Building A Business Plan That Will Map Your Road To Success

You’re excited about your idea for a business. You’ve got a fantastic product or service, and you just want to get rolling with it. The last thing you want to do is take a bunch of time putting together a business plan. If you skip it, though, you can probably forget about that great business idea – it’s not likely to work out.

Writing a business plan is the step that many budding entrepreneurs dread, forget or ignore. Sometimes, they just don’t think it’s necessary. Everything they need to know is in their head already. However, that sort of thinking is a recipe for disaster. A business plan is a crucial step in turning your business from concept to reality – from an idea to something concrete. A business without a business plan is a business that is planning to fail.

Last week, we talked about learning to believe in your business idea and committing to its success. At Fryed Egg Productions, we know true commitment to the success of any project has to begin with a plan. For businesses, that simply has to mean a business plan.

Thinking through your business

Creating a business plan forces you and your partners to approach your business with true focus and to think through your concept in detail. It forces you to have discipline and to spell out the challenges that lie ahead and how you plan to tackle them. It puts your goals in writing, and it brings accountability to everybody else involved. Without that, you’re just gambling. A business plan provides you with safeguards and helps you to mitigate the risk of your project. It also will strengthen your confidence in the project because you will be able to see with new clarity how you are going to succeed. You will see what you have overlooked, the gaps in your thinking. You will better understand what is involved and what you have to work out. In addition – and not at all incidentally – a robust, insightful business plan will be necessary for you to acquire any outside financing to help your business get off the ground.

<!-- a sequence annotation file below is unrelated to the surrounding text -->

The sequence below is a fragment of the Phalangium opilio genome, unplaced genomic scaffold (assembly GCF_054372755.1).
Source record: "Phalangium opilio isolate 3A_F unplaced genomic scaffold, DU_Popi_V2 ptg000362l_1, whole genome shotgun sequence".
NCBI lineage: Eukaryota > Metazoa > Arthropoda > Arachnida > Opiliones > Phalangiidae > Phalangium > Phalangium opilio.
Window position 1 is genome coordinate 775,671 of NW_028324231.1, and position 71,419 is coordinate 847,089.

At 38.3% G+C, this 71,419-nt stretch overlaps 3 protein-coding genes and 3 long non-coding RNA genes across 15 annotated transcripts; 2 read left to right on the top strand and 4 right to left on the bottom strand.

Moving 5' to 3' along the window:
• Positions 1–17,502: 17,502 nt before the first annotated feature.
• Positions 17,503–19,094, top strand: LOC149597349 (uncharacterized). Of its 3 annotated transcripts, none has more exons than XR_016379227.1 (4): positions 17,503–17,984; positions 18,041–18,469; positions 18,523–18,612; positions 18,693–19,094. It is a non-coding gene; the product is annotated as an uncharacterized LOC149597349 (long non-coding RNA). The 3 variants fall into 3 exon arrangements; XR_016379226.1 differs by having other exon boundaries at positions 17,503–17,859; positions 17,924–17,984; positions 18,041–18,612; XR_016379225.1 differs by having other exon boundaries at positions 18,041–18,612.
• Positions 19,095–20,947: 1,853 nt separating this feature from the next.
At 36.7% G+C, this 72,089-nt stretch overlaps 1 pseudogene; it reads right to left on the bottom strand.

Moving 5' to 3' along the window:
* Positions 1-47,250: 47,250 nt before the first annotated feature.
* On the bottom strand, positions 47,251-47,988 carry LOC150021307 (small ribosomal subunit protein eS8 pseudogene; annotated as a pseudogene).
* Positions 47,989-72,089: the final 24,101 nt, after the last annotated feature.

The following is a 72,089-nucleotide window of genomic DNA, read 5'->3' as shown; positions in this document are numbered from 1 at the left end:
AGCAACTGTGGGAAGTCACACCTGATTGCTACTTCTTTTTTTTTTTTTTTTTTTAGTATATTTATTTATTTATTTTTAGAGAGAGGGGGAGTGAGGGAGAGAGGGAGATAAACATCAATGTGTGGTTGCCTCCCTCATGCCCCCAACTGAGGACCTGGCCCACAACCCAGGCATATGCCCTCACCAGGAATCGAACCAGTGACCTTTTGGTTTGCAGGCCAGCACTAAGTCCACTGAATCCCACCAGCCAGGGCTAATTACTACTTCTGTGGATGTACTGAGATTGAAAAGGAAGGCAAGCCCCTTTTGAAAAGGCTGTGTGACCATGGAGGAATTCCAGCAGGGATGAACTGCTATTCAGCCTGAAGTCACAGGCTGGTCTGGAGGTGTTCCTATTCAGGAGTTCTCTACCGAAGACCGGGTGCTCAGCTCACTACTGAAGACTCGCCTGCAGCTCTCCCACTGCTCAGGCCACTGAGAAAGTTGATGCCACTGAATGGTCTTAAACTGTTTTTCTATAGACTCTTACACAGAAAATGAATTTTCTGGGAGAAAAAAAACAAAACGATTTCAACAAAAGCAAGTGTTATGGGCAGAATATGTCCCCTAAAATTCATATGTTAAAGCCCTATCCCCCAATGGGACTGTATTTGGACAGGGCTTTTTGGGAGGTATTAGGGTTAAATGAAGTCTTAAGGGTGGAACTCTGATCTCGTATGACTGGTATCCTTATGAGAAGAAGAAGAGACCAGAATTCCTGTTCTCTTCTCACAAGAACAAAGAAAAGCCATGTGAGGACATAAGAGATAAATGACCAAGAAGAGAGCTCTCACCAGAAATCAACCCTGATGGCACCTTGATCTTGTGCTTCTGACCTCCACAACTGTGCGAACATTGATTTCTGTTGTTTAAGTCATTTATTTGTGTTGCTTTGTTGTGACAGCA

Use available resources

Writing a business plan can seem like a daunting task at the outset, but there is no reason it needs to be a confusing slog. If you don’t know where to start, don’t worry – there is an abundance of resources to turn to for help. For instance, it’s easy to find a template online to borrow and adapt for your business plan. You also have options in your community. Local incubators exist to help entrepreneurs pursue their passion projects, and other business-minded organizations often will offer resources. One of the most prominent is SCORE, a national network of volunteer, expert business mentors who provide free services and guidance, including in the business plan process. Don’t try to create your business plan in a vacuum. Find people who have been there and done that and tap into their knowledge and experiences, learn from what they have been through and seen. If you do, your business will not be starting from scratch, but will be built on the foundation of previous businesses and all their ups and downs, failures and successes.

The basics

No two business plans will be the same, but there are key areas to cover in your business plan. For those writing a traditional business plan, the Small Business Administration recommends the following:

– Executive summary: A brief description of your business and why it will be successful.
– Company description: A detailed explanation of the company, including specifics such as the customers you will be serving and what makes your business special.
– Market analysis: A look at your industry (including competitors) and target market, as well as how your company can thrive in those conditions.
– Organization and management: The structure of your company and the leadership team.
– Service or product line: A detailed explanation of the service or product you will sell.
– Marketing and sales: How you will attract and keep customers.
– Funding request: If you’re seeking funding, this section will cover your funding needs and requirements.
– Financial projections: Create a prospective financial outlook.Your business plan may vary from these categories depending on your circumstances and the guidance you receive from experts. Just make sure you commit to the process and the work that is necessary to successfully plan for a successful business.

At Fryed Egg, we help new and emerging organizations find their footing and discover who they are. If you want to see if Fryed Egg is the right agency for your marketing needs, contact us at (813) 478-0494 or [email protected] or visit